When I was growing up, my dad was regularly sick. I remember hospital trips becoming less and less worrisome because when you’re a kid and you’ve seen your dad in the hospital, or at the doctor, or bowing out of another commitment because his body can’t handle it, you quickly begin to accept these things as normal. I mean… doesn’t every dad continually shirk commitments because he can’t get out of bed?
Part of me began to harbour a bit of resentment towards him after one too many cancelled family excursions. We learned to accept the fact that plans could change at any moment based on how he was feeling. The tie in with all of this, is that no matter how sick my dad got, it seemed like no one else knew the extent. We were always good at hiding things. I remember witnessing my dad answering questions regarding his health with a, “doing pretty well” when only that morning he had been puking so loudly he woke me up in the next room. I witnessed him help move heavy objects in the church, even though at home my brother and I had to do all the heavy lifting. Daily, I saw him lie on the coach and groan or wince every time he stood because the pain in his back or knee would be so bad that he could barely drive – but he still would offer his chair at church to the older gentlemen (even though countless other, younger men could have done the same.)
Subconsciously, I adopted this technique in regards to my own health. I hid the pain I was feeling during every practice because I thought that burdening other people with my personal shortcomings was simply wrong. I felt a great degree of shame whenever I was forced to sit out of practice, or worse, skip it all together because my body was literally falling apart.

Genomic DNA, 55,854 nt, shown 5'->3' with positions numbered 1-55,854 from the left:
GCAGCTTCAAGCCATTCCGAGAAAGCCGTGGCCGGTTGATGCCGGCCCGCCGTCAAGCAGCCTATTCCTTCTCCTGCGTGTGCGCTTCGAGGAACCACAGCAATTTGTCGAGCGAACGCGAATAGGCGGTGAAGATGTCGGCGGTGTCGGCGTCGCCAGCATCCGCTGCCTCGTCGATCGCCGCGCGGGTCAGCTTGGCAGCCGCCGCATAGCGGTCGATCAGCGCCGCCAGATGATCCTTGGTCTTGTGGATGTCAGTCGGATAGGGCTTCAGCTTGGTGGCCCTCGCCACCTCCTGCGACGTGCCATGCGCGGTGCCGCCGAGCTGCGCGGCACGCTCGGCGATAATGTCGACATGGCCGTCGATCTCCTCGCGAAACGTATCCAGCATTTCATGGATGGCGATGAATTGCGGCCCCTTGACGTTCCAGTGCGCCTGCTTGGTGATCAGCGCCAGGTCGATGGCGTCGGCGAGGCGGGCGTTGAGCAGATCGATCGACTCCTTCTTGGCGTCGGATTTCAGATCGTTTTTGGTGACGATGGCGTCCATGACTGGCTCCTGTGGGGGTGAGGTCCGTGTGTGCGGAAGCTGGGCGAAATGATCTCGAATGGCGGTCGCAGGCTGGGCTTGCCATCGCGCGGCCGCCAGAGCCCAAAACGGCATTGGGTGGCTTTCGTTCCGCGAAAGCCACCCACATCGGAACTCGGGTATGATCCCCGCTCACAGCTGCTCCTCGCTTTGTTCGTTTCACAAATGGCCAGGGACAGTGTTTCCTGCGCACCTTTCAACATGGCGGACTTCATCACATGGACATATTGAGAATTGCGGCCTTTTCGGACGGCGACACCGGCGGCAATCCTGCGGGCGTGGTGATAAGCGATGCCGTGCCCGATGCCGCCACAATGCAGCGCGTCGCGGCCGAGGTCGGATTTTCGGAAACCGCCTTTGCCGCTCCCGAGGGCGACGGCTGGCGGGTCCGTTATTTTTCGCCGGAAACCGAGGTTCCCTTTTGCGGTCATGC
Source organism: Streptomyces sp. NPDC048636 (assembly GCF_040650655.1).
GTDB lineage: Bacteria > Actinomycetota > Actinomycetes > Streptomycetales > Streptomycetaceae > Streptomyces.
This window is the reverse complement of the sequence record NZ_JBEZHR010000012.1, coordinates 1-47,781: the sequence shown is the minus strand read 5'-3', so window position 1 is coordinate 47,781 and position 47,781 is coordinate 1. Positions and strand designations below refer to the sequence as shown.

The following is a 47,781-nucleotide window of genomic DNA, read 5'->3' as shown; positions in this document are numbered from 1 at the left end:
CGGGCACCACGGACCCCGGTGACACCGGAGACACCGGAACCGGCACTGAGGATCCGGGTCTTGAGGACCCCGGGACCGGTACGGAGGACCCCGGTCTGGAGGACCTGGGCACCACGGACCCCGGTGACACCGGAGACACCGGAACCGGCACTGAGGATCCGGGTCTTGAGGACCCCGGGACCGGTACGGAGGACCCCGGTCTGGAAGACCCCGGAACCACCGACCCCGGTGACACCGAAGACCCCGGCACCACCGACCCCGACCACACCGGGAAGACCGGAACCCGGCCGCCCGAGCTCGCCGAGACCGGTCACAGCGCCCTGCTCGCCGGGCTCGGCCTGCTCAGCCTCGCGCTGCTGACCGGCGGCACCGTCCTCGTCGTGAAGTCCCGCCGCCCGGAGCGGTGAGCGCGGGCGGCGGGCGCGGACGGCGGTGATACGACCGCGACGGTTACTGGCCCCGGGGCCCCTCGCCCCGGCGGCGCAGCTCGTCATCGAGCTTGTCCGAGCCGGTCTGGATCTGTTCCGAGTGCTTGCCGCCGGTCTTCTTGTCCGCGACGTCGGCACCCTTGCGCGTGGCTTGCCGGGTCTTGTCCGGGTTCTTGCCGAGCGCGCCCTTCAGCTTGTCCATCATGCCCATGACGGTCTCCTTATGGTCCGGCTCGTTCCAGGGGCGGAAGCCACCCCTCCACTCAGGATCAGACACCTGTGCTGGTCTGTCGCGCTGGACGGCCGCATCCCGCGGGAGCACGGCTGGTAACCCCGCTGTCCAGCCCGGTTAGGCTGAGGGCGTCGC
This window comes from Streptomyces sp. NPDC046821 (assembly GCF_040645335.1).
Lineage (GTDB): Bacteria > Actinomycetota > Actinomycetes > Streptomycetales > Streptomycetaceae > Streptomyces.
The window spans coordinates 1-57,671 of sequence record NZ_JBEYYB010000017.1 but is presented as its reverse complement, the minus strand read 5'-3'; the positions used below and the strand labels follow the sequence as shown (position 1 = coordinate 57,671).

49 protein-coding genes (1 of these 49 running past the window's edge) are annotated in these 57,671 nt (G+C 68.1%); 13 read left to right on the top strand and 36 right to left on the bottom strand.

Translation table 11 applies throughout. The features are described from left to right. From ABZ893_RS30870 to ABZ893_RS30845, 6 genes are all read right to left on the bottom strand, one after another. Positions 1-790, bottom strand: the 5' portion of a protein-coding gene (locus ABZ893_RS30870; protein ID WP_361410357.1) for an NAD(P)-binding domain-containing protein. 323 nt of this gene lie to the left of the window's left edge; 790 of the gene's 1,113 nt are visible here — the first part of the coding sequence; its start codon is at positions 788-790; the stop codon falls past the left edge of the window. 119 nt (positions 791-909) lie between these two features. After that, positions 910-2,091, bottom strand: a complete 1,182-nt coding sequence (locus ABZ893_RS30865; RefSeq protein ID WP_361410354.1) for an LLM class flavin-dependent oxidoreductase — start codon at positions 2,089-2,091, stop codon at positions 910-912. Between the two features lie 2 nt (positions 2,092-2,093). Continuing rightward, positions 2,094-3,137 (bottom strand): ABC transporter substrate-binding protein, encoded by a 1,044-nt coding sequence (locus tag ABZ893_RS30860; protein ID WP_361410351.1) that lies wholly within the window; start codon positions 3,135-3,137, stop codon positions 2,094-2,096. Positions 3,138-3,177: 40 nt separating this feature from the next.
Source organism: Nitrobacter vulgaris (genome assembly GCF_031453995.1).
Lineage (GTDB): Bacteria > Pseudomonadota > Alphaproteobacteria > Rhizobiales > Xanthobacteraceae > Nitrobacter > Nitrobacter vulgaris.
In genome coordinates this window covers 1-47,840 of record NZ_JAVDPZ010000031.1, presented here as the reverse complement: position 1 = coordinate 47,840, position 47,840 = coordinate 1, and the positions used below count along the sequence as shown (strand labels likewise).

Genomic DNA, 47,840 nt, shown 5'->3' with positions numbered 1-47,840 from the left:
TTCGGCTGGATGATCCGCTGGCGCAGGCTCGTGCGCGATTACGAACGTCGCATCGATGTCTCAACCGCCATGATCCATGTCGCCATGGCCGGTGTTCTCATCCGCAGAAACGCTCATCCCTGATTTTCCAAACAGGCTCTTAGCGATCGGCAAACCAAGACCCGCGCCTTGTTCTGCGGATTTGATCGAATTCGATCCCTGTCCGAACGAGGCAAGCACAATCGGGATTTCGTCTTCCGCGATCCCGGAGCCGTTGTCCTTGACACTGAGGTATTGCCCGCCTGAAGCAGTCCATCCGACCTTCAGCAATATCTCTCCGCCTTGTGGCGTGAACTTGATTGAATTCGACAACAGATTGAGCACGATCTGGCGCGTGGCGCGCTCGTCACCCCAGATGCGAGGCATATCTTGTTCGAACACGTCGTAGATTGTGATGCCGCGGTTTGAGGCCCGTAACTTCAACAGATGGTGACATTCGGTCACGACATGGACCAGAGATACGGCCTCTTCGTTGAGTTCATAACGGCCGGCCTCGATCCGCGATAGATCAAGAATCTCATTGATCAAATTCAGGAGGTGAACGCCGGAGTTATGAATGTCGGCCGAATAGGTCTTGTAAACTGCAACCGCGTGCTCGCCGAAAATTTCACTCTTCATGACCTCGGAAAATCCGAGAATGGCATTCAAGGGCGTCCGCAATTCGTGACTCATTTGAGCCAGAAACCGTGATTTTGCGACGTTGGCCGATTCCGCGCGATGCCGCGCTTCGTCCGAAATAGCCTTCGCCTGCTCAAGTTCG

This mentality was so ingrained that I played through broken bones, torn muscles, and concussions. I wasn’t tough. I was stupid, and my body makes me pay for those decisions every day.
But the visibility of these injuries made them a lot harder to hide than the mental anguish that I was putting myself through day in and day out. I strongly believe that everything hidden has the risk of becoming something that is shunned by society, something that is seen as inherently weak, evil, or shameful, something that is simply misunderstood and thereby feared.
Mental health shouldn’t be one of those things. To this day, to admit that I am struggling is like pulling a fingernail with pliers. The first time I was prescribed anti-depressants I felt like a failure. The first time I needed anti-anxiety medication to function, I felt somehow less than every other person who could inexplicably handle the stress of school, work, and athletics without having to rely on medication.
And therein lies the problem -this ridiculous comparison to an idealized norm, this constant effort to measure up to the people that I see as the ultimate examples of humanity.
However, I wouldn’t look at my coworker and think of them as any less of a person because they caught the flu and I didn’t. I wouldn’t look at my dad and tell him that everything would get better if he just tried to be positive. I wouldn’t pull him off the couch, watch him cringe as he stood, and tell him to shake off this sickness he’s been hanging on to for so long, and yet every day, I tell myself these very things.